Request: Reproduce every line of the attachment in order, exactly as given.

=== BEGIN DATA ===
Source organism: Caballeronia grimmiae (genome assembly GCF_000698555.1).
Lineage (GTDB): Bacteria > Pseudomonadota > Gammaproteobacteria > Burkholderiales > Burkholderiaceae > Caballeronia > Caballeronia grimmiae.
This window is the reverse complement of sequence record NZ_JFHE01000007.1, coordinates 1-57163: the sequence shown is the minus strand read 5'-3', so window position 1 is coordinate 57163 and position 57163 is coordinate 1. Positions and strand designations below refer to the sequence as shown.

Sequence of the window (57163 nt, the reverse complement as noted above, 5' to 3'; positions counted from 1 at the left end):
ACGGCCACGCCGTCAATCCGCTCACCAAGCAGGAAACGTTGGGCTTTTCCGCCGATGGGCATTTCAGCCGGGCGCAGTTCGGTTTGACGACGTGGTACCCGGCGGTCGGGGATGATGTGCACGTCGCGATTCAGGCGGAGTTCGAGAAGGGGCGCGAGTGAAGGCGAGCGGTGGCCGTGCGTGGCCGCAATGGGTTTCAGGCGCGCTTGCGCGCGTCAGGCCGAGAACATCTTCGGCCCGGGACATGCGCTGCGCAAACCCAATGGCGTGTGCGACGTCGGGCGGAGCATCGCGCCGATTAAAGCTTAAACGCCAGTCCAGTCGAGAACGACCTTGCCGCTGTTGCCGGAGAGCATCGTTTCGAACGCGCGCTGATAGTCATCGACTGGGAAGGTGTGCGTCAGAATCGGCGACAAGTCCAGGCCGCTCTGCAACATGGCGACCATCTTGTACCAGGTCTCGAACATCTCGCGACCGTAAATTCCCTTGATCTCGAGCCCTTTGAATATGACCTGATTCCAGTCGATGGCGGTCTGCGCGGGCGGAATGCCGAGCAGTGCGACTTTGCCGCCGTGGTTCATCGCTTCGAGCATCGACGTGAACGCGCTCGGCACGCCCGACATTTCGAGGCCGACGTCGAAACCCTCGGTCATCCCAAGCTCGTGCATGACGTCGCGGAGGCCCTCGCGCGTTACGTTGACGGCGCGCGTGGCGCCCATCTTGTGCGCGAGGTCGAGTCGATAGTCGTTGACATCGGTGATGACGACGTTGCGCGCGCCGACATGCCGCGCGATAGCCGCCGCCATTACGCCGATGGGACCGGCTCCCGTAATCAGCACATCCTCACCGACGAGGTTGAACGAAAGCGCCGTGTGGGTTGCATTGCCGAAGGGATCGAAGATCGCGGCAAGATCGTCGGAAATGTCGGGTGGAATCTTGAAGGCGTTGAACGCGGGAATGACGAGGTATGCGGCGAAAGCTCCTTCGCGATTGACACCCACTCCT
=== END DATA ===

Source organism: Caballeronia grimmiae (genome assembly GCF_000698555.1).
Lineage (GTDB): Bacteria > Pseudomonadota > Gammaproteobacteria > Burkholderiales > Burkholderiaceae > Caballeronia > Caballeronia grimmiae.
This window is the reverse complement of sequence record NZ_JFHE01000007.1, coordinates 1-57163: the sequence shown is the minus strand read 5'-3', so window position 1 is coordinate 57163 and position 57163 is coordinate 1. Positions and strand designations below refer to the sequence as shown.

Sequence of the window (57163 nt, the reverse complement as noted above, 5' to 3'; positions counted from 1 at the left end):
ACGGCCACGCCGTCAATCCGCTCACCAAGCAGGAAACGTTGGGCTTTTCCGCCGATGGGCATTTCAGCCGGGCGCAGTTCGGTTTGACGACGTGGTACCCGGCGGTCGGGGATGATGTGCACGTCGCGATTCAGGCGGAGTTCGAGAAGGGGCGCGAGTGAAGGCGAGCGGTGGCCGTGCGTGGCCGCAATGGGTTTCAGGCGCGCTTGCGCGCGTCAGGCCGAGAACATCTTCGGCCCGGGACATGCGCTGCGCAAACCCAATGGCGTGTGCGACGTCGGGCGGAGCATCGCGCCGATTAAAGCTTAAACGCCAGTCCAGTCGAGAACGACCTTGCCGCTGTTGCCGGAGAGCATCGTTTCGAACGCGCGCTGATAGTCATCGACTGGGAAGGTGTGCGTCAGAATCGGCGACAAGTCCAGGCCGCTCTGCAACATGGCGACCATCTTGTACCAGGTCTCGAACATCTCGCGACCGTAAATTCCCTTGATCTCGAGCCCTTTGAATATGACCTGATTCCAGTCGATGGCGGTCTGCGCGGGCGGAATGCCGAGCAGTGCGACTTTGCCGCCGTGGTTCATCGCTTCGAGCATCGACGTGAACGCGCTCGGCACGCCCGACATTTCGAGGCCGACGTCGAAACCCTCGGTCATCCCAAGCTCGTGCATGACGTCGCGGAGGCCCTCGCGCGTTACGTTGACGGCGCGCGTGGCGCCCATCTTGTGCGCGAGGTCGAGTCGATAGTCGTTGACATCGGTGATGACGACGTTGCGCGCGCCGACATGCCGCGCGATAGCCGCCGCCATTACGCCGATGGGACCGGCTCCCGTAATCAGCACATCCTCACCGACGAGGTTGAACGAAAGCGCCGTGTGGGTTGCATTGCCGAAGGGATCGAAGATCGCGGCAAGATCGTCGGAAATGTCGGGTGGAATCTTGAAGGCGTTGAACGCGGGAATGACGAGGTATGCGGCGAAAGCTCCTTCGCGATTGACACCCACTCCT